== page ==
Dow up for 10th straight day; S&P 500 nears record
The big 2013 rally continues. The Dow's winning streak is its longest since November 1996. The S&P 500 finishes 2 points below its 2007 closing high.
The Dow closed up 84 points to 14,539. The Standard & Poor's 500 Index ($INX) had its second-highest close ever at 1,563, just two points below its all-time closing high of 1,565.15. And the Nasdaq Composite Index ($COMPX) finished at 3,259, its highest level since November 7, 2000.
Many investors are waiting to see if the S&P 500 tops 1,565, its closing high on Oct. 9, 2007, and then what happens afterward. That new record looks likely to happen in the next few days. The index is up 131% from its March 9, 2009 bottom.
The Dow is up nearly 11% this year, with the S&P 500 up some 9.6%. For many bears, those are signals of a market that's getting too hot. Maybe not. On March 14, 2012, the S&P 500 was up 11% for the year. The Dow was up 8%.
The Nasdaq, meanwhile, is up 7.9% in 2013. But that's less than half the 16.7% gain for the year that the index enjoyed on March 14, 2012. Much of that appreciation, however, was due to the big price run-up that Apple (AAPL) saw.
For history fans, the 10-day streak is the longest since 10 sessions that ended on Nov. 15, 1996. That was just after then-Federal Reserve Chairman Allan Greenspan described the stock market was infected by "irrational exuberance."
What is true is the rally this year has been steady, with modest daily changes. The Dow's average daily change this year has been about 29 points, about 10 points higher than a year ago.
There are three more factors to consider.
- When the S&P 500 hit 1,516.15, it began to fade almost immediately, and the fade turned into a horrific rout in 2008. Many analysts worry that the major averages are getting ahead of themselves based on earnings growth, the economy and the uncertainty of politics in Washington. Those concerns are worth pondering.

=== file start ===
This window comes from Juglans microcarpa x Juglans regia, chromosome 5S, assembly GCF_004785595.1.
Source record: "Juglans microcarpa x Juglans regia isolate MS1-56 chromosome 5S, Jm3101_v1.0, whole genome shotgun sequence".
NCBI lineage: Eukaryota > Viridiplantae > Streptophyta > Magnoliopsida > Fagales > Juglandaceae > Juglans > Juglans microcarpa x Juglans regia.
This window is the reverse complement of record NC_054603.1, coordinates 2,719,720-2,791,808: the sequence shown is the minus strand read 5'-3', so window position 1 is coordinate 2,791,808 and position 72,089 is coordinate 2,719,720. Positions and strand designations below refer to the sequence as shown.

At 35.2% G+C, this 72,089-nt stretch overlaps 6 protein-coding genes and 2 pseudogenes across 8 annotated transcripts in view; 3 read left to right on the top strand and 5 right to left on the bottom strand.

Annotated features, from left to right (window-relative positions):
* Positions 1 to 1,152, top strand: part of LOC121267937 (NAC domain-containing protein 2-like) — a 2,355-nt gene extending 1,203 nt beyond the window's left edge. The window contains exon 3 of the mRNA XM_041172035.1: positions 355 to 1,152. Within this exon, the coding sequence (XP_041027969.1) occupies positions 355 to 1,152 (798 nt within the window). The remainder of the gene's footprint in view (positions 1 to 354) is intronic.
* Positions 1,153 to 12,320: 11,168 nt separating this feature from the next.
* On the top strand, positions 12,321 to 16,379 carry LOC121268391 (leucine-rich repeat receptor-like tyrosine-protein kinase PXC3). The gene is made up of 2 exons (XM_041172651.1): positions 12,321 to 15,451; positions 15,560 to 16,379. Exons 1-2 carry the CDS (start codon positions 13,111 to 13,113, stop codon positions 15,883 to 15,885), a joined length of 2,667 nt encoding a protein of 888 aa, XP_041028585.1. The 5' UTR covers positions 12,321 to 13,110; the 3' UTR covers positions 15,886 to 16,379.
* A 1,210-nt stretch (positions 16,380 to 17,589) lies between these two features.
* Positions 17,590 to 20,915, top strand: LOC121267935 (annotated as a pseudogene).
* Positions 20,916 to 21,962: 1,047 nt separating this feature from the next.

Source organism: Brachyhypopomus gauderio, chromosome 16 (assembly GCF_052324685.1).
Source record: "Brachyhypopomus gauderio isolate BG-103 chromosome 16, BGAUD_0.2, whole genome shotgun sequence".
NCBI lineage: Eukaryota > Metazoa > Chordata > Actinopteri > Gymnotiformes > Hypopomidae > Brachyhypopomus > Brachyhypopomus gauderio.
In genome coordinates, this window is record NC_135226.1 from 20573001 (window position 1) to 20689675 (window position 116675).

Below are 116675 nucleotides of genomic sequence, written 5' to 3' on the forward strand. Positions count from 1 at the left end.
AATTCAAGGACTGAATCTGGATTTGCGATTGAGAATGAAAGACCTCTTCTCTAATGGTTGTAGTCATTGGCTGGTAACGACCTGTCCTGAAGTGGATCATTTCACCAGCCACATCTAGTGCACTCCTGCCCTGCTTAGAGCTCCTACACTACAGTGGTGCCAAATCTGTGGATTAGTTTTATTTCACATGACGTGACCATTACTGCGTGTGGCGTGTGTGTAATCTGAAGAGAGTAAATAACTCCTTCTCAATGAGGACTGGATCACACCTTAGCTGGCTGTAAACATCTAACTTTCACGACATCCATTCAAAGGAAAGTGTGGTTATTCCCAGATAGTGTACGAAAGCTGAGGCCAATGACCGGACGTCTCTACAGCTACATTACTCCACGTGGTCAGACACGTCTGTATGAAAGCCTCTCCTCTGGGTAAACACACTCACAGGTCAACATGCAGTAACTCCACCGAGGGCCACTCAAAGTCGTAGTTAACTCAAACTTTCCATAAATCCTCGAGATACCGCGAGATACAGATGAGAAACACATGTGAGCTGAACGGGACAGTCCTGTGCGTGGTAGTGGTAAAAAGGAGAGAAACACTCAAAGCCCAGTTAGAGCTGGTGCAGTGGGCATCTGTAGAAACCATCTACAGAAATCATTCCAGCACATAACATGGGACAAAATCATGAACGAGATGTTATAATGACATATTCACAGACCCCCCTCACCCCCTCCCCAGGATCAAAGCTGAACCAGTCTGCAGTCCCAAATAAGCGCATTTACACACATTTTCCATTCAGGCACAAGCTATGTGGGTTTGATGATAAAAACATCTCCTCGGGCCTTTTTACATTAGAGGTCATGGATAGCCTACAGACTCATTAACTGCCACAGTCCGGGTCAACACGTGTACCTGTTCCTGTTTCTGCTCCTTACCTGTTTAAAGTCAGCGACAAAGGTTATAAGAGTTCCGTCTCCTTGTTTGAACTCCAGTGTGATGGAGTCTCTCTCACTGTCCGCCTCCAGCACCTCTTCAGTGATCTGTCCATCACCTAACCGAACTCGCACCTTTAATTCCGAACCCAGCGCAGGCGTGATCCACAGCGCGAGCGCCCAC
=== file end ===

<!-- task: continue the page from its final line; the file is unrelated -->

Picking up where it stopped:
- The Dow and S&P 500 are trading at nearly 10% above their 200-day moving averages. The relationship between the index and that moving average is a oft-watched measure of investor confidence. The differences for the indexes hasn't been so high in a year.
- The 14-day relative strength indexes for the Dow, S&P 500 and Nasdaq all moved above 70 on Thursday. The indexes measure a stock's momentum, and a reading above 70 is often a signal that a market is overbought and due for a pullback. It should not be a big pullback.
Hewlett-Packard (HPQ) was the Dow leader, up 61 cents to $21.93. It's up 54% this year. Chesapeake Energy (CHK) led the S&P 500, up $1.12 to $22.52. Sears Holdings (SHLD) was the best performer among Nasdaq-100 ($NDX) stocks up $1.48 to $52.49. The index was up 9 points to 2,807. It's up 5.5% on the year.
I would have been, but lost my job, and all my stock, and sold the rest to pay my bills.
I am still unemployed...
live high on the hog now it won't last... it will all come crashing down soon. I give it two to three years.
still can't get banks to pay interest of any kind. Gas prices won't come down. the government is milking every penny out of the poor. the middle class is going away slowly.
The DOW is only good for making more unfortunate 401K loosers and more Wall Street millionaires.
Thet steal from the poor working class that put their hard earned wages into 401k...when it crashes the investors survive off the profit since they cash out before the axe drops...
Total scam... Invest elsewhere my friends...
Well we Lost..."Market Dispatches" and now it looks like "Top Stocks" is going away by Title...
May be becoming "Investor Beat" by the looks of the return button...
I hope that is ALL, it is about ?....Investing, but time shall tell...?
This market has legs. But if you want to sell, I will be happy to buy your shares during the upcoming sell-off.
Run for the hills short sellers and go buy some gold at all-time highs. Idiots.
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Bill Stiritz has experienced an estimated $145 million in paper losses on his investment in the company.
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